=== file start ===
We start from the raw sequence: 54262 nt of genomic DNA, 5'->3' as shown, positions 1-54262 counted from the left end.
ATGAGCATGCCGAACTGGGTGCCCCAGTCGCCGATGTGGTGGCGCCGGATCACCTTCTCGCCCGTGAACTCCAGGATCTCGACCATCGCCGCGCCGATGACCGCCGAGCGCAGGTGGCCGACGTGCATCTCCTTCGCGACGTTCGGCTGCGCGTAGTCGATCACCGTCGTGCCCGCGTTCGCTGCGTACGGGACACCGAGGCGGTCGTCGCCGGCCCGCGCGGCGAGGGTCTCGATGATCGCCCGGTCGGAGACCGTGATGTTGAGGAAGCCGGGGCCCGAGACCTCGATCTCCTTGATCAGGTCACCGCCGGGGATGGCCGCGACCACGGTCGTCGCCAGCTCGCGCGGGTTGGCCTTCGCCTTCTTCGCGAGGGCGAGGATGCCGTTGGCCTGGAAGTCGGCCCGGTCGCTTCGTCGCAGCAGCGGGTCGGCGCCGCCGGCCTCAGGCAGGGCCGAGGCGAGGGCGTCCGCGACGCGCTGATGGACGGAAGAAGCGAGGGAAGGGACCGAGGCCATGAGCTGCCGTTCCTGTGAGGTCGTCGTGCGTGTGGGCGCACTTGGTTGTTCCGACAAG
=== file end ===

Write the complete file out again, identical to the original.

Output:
We start from the raw sequence: 54262 nt of genomic DNA, 5'->3' as shown, positions 1-54262 counted from the left end.
ATGAGCATGCCGAACTGGGTGCCCCAGTCGCCGATGTGGTGGCGCCGGATCACCTTCTCGCCCGTGAACTCCAGGATCTCGACCATCGCCGCGCCGATGACCGCCGAGCGCAGGTGGCCGACGTGCATCTCCTTCGCGACGTTCGGCTGCGCGTAGTCGATCACCGTCGTGCCCGCGTTCGCTGCGTACGGGACACCGAGGCGGTCGTCGCCGGCCCGCGCGGCGAGGGTCTCGATGATCGCCCGGTCGGAGACCGTGATGTTGAGGAAGCCGGGGCCCGAGACCTCGATCTCCTTGATCAGGTCACCGCCGGGGATGGCCGCGACCACGGTCGTCGCCAGCTCGCGCGGGTTGGCCTTCGCCTTCTTCGCGAGGGCGAGGATGCCGTTGGCCTGGAAGTCGGCCCGGTCGCTTCGTCGCAGCAGCGGGTCGGCGCCGCCGGCCTCAGGCAGGGCCGAGGCGAGGGCGTCCGCGACGCGCTGATGGACGGAAGAAGCGAGGGAAGGGACCGAGGCCATGAGCTGCCGTTCCTGTGAGGTCGTCGTGCGTGTGGGCGCACTTGGTTGTTCCGACAAG